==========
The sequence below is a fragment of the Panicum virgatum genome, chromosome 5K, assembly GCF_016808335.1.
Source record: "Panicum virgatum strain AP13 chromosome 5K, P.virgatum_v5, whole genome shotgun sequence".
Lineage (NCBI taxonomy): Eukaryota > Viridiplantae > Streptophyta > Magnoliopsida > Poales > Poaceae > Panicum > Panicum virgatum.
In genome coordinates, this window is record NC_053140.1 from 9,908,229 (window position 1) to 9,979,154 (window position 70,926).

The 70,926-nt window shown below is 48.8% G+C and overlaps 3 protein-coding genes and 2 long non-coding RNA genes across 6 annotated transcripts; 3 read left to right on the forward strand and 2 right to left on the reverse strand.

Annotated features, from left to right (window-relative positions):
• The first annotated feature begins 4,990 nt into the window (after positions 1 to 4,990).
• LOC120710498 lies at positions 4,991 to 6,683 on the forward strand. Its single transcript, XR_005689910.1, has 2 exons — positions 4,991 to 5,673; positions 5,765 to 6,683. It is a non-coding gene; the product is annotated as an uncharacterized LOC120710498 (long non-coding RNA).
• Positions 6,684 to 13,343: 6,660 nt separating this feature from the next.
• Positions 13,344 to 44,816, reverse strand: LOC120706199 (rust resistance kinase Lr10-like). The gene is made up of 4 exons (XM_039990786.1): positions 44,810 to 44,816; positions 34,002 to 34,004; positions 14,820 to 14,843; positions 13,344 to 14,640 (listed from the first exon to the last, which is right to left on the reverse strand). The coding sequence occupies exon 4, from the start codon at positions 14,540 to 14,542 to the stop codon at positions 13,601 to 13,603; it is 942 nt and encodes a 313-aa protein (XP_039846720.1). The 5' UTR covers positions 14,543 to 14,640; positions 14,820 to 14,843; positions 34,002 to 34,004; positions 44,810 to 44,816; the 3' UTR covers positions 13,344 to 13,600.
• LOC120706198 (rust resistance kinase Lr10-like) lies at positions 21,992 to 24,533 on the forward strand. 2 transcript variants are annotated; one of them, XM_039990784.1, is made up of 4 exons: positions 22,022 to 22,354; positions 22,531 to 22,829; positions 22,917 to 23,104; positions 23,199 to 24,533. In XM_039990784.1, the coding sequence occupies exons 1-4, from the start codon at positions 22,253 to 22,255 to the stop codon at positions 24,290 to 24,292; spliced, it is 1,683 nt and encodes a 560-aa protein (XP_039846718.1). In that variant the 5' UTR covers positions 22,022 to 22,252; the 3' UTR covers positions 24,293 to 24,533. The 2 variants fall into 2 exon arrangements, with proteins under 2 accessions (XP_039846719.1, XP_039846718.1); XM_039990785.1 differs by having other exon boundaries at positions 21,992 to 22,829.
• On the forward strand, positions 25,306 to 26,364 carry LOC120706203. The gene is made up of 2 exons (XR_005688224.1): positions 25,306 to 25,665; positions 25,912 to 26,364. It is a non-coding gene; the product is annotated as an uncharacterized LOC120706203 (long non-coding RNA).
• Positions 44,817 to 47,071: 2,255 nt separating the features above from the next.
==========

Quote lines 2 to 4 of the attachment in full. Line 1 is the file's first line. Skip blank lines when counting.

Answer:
Source record: "Panicum virgatum strain AP13 chromosome 5K, P.virgatum_v5, whole genome shotgun sequence".
Lineage (NCBI taxonomy): Eukaryota > Viridiplantae > Streptophyta > Magnoliopsida > Poales > Poaceae > Panicum > Panicum virgatum.
In genome coordinates, this window is record NC_053140.1 from 9,908,229 (window position 1) to 9,979,154 (window position 70,926).